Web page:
The trial judge overruled the motion and made the following statement in the record:"This motion moves the Court to have the jury picked in open court and to require the State to present to the defendant in open court twelve jurors in the box and that the defendant be allowed to question each individual juror for cause in open court and all motions to excuse *727 for cause and peremptory challenges be done in open court. This Court follows the procedure that is set forth in rule (13), Uniform Rules for the Circuit Courts of Mississippi, by order dated the 25th of March, 1971 signed by Honorable Vernon H. Broom then the Circuit Court Judge of the 15th Judicial District; that this procedure allows voir dire of the entire panel at one time said questions being directed to the special venire as well as to the regular jury; that attorneys are allowed to question individual jurors on any response made by said juror in order to show sufficient reason to excuse said juror for cause; that after the voir dire examination has been completed the Court, the district attorney, the county attorney, the attorneys for the defendant and the defendant meet in the Judge's chambers and all persons requested to be excused for cause are first brought to the Judge's attention; if any further questioning is found to be necessary either side is allowed to place said juror on the witness stand outside the presence of the rest of the jurors and make a record of such questions and answers before the Court rules on whether to excuse said juror for cause; that after all challenges have been made for cause the State then tenders to the defendant by beginning with the first name on the special venire twelve jurors; as the defendant exercises their challenges it goes to the State to pass on the next juror, or jurors, in order on the list and to keep tendering to the defendant twelve jurors until through this procedure twelve jurors have been accepted by both sides or the challenges exhausted. This is the procedure this Court has followed under Rule 13 and therefore the motion numbered 2 is hereby OVERRULED."
It will be noted from the above statement of the trial judge that the defendant was presented with a list of jurors. The parties were required to select the jury after voir dire, or preliminary examination, by interrogating the entire special venire and also the regular jurors for the week in the courtroom at the same time.
The defendant in this case was charged with murder and was entitled to all the procedural and legal rights allowed by statute or under the common law to obtain a fair trial. Two of these rights are expressed in Mississippi Code Annotated (1972).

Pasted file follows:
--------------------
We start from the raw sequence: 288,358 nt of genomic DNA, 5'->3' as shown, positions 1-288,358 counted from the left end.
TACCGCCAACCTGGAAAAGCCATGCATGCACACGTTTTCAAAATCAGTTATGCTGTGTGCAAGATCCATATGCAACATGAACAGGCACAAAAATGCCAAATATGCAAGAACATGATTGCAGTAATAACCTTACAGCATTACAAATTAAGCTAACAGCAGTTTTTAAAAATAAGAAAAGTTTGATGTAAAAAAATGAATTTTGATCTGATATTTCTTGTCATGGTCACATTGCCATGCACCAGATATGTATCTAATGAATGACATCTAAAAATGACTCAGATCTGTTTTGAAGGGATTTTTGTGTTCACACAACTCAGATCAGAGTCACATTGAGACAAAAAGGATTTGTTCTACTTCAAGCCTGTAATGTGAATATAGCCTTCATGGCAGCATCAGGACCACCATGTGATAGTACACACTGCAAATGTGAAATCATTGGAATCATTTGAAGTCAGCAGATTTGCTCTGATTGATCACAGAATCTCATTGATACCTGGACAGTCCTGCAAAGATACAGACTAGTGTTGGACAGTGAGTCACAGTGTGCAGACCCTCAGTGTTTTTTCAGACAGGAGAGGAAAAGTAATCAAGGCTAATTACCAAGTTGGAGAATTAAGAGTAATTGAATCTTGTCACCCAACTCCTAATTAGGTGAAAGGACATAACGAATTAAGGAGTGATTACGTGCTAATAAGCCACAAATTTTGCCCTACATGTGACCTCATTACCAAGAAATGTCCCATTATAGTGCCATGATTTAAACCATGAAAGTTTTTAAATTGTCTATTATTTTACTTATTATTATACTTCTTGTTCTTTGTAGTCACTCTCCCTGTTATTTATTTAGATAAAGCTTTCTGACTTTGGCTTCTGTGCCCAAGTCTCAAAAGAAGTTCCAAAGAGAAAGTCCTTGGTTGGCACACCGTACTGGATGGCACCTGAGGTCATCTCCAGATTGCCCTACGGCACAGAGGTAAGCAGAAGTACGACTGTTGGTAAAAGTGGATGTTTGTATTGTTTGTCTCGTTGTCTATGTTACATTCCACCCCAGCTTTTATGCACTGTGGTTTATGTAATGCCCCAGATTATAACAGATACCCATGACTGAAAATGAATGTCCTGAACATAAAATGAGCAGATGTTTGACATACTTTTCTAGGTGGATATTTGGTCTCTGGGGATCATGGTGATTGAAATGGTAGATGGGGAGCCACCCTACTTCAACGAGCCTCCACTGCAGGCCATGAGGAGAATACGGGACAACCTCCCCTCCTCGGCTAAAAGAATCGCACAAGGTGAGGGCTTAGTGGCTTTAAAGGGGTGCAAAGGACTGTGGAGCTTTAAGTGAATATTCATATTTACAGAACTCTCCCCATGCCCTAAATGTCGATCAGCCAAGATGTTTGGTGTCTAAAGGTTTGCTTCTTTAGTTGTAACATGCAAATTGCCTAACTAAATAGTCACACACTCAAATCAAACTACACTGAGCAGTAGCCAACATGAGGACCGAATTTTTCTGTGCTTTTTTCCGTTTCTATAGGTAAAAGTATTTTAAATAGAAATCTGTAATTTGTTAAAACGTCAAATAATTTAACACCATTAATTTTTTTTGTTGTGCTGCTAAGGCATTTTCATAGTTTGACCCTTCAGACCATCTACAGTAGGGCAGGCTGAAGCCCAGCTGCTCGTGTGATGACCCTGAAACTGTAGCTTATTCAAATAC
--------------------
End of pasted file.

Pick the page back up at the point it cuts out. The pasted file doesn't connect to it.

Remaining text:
The pertinent part of Mississippi Code Annotated Section 99-17-3 (1972) is as follows: "In all cases the accused shall have presented to him a full panel before being called upon to make his peremptory challenges." This means that the defendant will have twelve (12) jurors presented to him, who have been accepted as jurors by the State of Mississippi, before he is required to challenge any of the jurors.
Mississippi Code Annotated Section 13-5-69 (1972) gives the attorney for the defendant the right to question the prospective jurors as to cause. This section is in the following language:"The parties or their attorneys in all jury trials shall have the right to question jurors who are being impaneled with reference to challenges for cause, and for peremptory challenges, and it shall not be necessary to propound the questions through the presiding judge, but they may be asked by the attorneys or by litigants not represented by attorneys."
This means that the attorney has the right to question the jurors for cause after they have been determined to be qualified jurors on voir dire by the court. See Miss. Code Ann. § 13-5-1 (1972). See also Hale v. State, 72 Miss. 140, 16 So. 387 (1894). This does not mean, however, that he may not be required to interrogate the jurors before the state accepts the jury.
This Court had an opportunity to examine the so-called "new" method of selecting *728 a jury in the case of Smith v. State, 190 Miss. 24, 198 So. 562 (1940). In that case this Court detailed the procedure taken by the trial judge. After the panel had been determined to be qualified, this Court pointed out that twelve (12) jurors were seated in the jury box and six (6) chairs were placed before the jury box, and the parties were permitted to question the panel of eighteen (18) for cause. We said:"[W]e see no valid objection to the presentation by the court before the parties of eighteen or twenty men, or more, who have been found generally qualified, and who in that presentation are presented for the purpose of inquiry as to their competency or incompetency for cause, provided that when later the parties shall be called on to exercise their peremptory challenges no more than twelve men shall at any one time be then presented." 190 Miss. at 27, 198 So. at 563.